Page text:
In literature there are many stories and texts that provide vivid examples of how characters are helped or harmed in one way or another and how the series of events develop the plot to eventually lead the characters to be helped or harmed to get to how they are planned to end. Of course, the type of the story, tragic or comedy, determines how the character would be dealt with: with joy or tragedy; with assistance or trouble. The two stories “The Lottery” by Sherley Jackson and “The Shawl” by Cynthia Ozick that have been selected present two cases where a character is being helped or harmed.

In the story “The Lottery” Sherley Jackson presents the ritual of a small town. As we proceed with the story, we get an idea of a well enjoyed and a well appreciated tradition that gathers the interest of the entire population of the town. We see a character named Tessie Hutchinson being involved immensely from the beginning. But the story does not get her to a remarkable end, but rather a depressing one. As we approach the end of the story we see how the clever Sherley Jackson planned to portray a tale of an event called the Lottery in a way pleasant way and lead the events to automatically allow the readers to understand how far cruel the Lottery day was. It was not an event that gave out joy and that monetary or fringe benefits were not the attractions of the event.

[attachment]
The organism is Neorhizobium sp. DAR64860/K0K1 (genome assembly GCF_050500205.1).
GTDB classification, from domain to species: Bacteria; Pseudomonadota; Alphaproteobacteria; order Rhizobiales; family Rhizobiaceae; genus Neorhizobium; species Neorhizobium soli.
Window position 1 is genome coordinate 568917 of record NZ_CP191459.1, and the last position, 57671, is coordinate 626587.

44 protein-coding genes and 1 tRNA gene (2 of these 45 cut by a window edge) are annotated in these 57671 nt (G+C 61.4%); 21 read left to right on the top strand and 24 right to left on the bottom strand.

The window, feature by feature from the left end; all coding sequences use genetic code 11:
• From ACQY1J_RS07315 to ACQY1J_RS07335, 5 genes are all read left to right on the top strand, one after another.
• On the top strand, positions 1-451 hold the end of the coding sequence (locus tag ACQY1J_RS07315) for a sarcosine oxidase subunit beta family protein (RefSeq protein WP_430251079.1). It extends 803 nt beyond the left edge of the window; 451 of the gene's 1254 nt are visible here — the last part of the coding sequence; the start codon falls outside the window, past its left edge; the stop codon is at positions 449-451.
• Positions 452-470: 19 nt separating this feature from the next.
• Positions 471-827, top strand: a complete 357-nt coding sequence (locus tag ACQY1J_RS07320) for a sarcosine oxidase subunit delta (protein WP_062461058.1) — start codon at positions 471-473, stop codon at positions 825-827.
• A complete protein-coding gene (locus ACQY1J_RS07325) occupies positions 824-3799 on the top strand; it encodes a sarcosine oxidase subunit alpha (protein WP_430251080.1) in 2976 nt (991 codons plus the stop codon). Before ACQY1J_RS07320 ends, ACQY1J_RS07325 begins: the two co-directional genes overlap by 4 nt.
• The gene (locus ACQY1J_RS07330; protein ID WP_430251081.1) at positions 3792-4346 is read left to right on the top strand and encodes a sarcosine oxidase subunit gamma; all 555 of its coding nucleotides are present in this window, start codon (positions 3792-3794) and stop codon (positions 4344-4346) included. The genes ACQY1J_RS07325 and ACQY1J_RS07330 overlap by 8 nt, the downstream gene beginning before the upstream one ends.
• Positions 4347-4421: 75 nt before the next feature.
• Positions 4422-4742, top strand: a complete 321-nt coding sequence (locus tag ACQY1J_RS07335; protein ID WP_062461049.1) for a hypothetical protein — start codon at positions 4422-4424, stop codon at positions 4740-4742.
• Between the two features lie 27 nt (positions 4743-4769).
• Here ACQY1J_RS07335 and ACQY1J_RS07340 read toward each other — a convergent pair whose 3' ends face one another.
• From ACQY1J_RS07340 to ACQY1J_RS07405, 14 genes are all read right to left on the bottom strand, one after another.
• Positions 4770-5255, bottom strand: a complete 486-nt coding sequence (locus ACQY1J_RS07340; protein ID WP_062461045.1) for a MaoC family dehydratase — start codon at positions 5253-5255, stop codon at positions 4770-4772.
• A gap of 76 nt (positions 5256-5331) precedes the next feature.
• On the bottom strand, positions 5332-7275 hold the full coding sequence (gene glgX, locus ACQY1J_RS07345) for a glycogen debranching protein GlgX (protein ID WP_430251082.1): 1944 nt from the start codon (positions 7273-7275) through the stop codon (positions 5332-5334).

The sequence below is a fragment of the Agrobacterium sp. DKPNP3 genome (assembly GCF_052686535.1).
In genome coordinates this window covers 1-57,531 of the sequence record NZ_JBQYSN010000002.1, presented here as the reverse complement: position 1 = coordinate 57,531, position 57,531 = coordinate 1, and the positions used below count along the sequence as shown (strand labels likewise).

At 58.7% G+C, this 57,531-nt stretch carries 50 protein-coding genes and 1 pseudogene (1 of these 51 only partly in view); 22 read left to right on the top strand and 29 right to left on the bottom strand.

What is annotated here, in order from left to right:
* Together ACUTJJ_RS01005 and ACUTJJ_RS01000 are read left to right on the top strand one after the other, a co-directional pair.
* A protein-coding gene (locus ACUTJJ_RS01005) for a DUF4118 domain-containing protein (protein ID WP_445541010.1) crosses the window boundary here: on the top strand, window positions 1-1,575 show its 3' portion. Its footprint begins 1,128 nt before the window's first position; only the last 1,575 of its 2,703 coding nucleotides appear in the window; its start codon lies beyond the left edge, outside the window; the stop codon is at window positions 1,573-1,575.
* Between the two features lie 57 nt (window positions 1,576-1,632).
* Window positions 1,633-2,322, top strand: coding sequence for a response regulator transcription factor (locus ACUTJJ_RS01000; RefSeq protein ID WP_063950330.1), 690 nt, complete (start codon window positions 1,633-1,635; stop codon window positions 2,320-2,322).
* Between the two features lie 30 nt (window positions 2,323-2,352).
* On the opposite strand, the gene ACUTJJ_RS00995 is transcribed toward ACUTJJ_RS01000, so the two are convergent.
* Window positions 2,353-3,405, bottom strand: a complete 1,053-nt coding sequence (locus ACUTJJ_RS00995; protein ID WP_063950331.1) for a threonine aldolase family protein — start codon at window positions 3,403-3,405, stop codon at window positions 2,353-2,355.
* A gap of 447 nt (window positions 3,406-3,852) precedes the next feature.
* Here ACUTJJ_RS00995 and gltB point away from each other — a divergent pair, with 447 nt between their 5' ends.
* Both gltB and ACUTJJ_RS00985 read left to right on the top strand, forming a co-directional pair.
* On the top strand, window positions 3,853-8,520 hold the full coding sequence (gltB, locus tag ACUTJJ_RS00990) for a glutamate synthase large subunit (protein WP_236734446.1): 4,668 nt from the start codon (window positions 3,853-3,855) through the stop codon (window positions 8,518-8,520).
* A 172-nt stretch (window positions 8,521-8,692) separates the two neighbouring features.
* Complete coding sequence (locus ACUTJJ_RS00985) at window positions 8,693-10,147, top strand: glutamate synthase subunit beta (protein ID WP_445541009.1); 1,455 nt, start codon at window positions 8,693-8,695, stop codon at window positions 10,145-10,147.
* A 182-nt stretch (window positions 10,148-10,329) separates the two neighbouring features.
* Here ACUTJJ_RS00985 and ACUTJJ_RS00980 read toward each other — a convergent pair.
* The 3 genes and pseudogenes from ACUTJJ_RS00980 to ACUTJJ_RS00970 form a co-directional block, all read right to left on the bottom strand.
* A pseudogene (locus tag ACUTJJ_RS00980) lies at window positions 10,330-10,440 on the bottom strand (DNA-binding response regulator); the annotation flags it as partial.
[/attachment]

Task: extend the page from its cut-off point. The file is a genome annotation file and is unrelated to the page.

It was fear that was the attraction. It was fear that attracted Tessie Hutchinson to rush towards the crowd to attend the Lottery. The Lottery decided who was to be killed with stones to provide for a sacrifice for the good the town. And Tessie Hutchinson falls victim of that and despite of her many pleas to rescue her life, she is put to death just because her name got drawn in the Lottery. No body could help her as the custom was a long lasting and long standing one in the town and the mayor and the prominent people of the town stood firm on their beliefs regarding it. To them it was part of their social system but to us, it appeared a terrible harm to the life of Tessie Hutchinson.

In the Story “The Shawl” by Cynthia Ozick, we see two contrasting images of characters being helped and harmed. On one hand there is Stella, who since the beginning of their journey to the end, longs for warmth and care, and being charged of an older age, sees a young infant named Magda being cared for the most by Rosa. Rosa fears the survival of Magda and gives all the attention to her bearing that in mind. But for Stella, this results in endless jealousy and longing. Stella one day ends up snatching the shawl that covered Magda tired out of feeling cold. When this helps Stella, on the other hand, Magda ends up facing death. She walks right into the death ground where Rosa stands and watches her crawl, being helpless to go after her and save her. The shawl thus, helps one girl and harms the other.

The stories present not two but three vivid examples of situations where characters are being harmed or helped. Where Sherley develops a clever and yet simple plot of Lottery letting an innocent lady die for a traditional ritual of a society, Cynthia, tries to fill the longing of a young girl by depriving an innocent infant of the right to live freely and in comfort. Both stories, being nonetheless, exemplary lessons to be learned how characters can be given what they want and what they do not expect and how events shape up the unexpected consequences.

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